Have you ever had a salesperson ask you to buy before they had done the work to deserve that commitment? Remember how you felt that there was some invisible line that they just jumped over, pen and contract in hand?
Ever been that salesperson?
To compress your sales cycle in a business-to-business sale, you have to ask for the all of the commitments you need to move an opportunity forward. The more of the commitments you can ask for and gain in a single meeting, the faster your sales cycle. Ask for fewer of the commitments you need during each interaction and you slow your sales cycle. You need to move as far along in the process as you can during each interaction with your dream client.
That said, one of the fastest ways to damage an opportunity is to ask for a greater commitment than you have actually earned the right to ask for. Asking for more than you deserve can damage your relationship. This is why always be closing doesn’t mean that you always ask for the deal. It means you always ask for the commitment that advances your opportunity. It means you always ask for what you have earned, and you always do the work to ensure you deserve the commitment you are asking your dream client for.
Too Fast and Too Slow
Getting commitment-gaining wrong means you aren’t matching your dream client’s needs.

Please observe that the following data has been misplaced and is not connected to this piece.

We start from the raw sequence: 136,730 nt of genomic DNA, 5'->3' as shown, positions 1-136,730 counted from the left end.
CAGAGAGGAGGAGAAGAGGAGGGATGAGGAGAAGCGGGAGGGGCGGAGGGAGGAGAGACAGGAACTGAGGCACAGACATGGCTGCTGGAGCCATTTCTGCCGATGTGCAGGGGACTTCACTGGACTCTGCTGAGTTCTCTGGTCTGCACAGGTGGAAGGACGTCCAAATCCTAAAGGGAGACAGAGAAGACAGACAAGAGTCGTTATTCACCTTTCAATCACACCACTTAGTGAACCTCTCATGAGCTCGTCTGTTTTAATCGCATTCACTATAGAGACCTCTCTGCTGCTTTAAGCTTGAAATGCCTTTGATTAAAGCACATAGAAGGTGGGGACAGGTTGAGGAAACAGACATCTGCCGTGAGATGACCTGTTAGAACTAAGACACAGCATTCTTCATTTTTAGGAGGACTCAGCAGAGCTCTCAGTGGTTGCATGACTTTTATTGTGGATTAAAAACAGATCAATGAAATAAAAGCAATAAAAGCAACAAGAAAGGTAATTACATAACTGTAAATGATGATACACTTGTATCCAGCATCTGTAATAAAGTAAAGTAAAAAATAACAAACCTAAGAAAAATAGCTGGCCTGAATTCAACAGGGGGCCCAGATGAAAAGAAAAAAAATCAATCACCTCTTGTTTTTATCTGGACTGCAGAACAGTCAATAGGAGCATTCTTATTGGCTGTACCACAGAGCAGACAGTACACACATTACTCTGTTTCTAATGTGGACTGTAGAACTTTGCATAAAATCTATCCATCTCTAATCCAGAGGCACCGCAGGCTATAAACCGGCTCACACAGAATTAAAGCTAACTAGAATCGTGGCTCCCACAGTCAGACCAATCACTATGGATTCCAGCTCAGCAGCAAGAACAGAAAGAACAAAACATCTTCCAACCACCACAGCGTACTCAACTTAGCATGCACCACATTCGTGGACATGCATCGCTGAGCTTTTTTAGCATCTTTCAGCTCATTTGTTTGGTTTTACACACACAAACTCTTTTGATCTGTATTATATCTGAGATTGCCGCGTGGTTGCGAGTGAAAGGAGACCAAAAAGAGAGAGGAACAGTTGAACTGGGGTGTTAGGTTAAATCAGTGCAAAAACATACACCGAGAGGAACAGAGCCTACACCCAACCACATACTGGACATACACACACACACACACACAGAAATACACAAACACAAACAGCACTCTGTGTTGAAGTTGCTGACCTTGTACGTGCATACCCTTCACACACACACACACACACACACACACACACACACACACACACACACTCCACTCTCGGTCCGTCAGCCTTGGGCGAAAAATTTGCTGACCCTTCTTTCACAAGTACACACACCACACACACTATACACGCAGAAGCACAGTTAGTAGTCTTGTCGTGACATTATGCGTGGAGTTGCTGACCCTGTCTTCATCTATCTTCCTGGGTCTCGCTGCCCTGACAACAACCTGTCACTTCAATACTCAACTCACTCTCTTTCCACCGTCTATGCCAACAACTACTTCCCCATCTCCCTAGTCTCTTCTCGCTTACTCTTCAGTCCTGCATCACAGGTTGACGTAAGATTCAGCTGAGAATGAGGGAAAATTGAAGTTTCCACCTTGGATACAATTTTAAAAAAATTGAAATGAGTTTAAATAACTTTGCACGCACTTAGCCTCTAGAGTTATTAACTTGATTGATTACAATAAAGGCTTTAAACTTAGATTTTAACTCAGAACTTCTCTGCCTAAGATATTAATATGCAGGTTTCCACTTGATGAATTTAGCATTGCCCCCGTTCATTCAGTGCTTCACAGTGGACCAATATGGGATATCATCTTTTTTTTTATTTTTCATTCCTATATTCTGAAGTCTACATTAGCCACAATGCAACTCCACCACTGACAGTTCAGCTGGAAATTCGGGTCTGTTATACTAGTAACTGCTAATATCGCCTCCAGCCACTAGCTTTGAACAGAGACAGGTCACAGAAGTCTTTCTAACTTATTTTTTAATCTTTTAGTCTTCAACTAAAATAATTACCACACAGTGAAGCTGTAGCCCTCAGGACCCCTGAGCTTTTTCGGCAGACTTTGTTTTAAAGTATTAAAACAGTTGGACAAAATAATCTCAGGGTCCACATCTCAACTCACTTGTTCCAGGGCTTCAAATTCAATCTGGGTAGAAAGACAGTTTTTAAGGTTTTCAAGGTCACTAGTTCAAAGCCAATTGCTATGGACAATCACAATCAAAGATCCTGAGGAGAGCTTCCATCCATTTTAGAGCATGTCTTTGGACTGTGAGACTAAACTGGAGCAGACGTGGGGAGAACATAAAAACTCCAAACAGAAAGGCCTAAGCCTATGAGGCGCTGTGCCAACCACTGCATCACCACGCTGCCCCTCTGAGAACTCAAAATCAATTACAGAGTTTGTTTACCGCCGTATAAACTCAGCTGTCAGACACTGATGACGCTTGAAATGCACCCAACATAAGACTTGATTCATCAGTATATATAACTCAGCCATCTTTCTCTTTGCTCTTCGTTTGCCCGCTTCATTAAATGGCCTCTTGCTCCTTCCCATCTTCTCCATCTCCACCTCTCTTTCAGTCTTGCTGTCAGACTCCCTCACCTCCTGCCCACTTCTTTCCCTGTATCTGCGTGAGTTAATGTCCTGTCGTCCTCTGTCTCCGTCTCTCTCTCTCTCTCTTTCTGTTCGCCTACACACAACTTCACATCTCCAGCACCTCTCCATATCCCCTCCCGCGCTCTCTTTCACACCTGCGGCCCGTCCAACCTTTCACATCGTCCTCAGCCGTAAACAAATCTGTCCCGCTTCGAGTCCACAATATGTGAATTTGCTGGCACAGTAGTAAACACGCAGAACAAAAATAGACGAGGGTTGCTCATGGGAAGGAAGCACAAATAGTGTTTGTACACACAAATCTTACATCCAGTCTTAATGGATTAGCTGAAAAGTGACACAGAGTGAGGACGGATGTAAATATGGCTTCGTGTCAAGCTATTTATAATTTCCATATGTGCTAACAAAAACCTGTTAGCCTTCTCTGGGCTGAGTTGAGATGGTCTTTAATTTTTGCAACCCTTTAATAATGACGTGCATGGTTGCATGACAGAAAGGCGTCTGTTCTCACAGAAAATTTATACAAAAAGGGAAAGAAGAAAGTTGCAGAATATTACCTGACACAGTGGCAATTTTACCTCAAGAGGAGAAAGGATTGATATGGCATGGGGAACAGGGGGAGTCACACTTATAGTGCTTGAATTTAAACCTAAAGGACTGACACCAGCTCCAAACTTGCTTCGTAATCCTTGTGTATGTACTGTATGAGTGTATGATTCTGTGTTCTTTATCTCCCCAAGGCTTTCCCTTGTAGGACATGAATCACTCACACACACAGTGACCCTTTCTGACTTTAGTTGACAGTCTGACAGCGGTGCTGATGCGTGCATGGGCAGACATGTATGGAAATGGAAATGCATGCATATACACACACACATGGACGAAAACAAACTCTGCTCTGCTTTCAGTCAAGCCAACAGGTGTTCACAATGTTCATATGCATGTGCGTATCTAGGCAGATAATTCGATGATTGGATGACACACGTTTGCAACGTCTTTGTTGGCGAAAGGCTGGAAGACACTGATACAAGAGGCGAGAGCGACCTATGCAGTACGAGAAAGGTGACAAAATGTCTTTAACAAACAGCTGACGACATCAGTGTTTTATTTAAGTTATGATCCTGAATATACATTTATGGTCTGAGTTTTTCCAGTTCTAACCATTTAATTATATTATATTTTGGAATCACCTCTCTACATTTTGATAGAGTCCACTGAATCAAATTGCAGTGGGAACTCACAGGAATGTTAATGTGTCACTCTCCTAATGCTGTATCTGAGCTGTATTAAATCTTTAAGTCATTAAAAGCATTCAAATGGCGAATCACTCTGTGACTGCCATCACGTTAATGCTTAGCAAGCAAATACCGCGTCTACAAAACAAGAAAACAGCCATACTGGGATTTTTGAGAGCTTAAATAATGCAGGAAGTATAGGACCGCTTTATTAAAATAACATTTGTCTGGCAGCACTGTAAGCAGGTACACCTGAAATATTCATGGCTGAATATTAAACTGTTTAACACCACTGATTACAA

Getting it wrong one way means that you’re saying “Your place or mine?” It’s too fast. Your relationship may not yet have reached the point where you and ask for the greatest commitment you will later ask for, after you have done the work to deserve it. It’s a violation of trust.
Getting this wrong the other direction means you aren’t matching your dream client’s needs for results. Going too slow and taking too much time to work through your sales process—and your buyer’s buying process—means you are depriving them the better future result you could get getting them sooner. That’s leaving money on the table.
Your sales process matters. The time is takes you to move an opportunity from target to close matters. Asking for all of the commitments that you need matters, too.
But your ability to create the value necessary to deserve the commitments you are asking for matters most of all.
What value do you have to create to deserve the commitments you need?
What happens to relationships when you ask for commitments you haven’t earned?
What is the result of asking for fewer commitments than you really need during a sales interaction?
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Filed under: Sales 3.0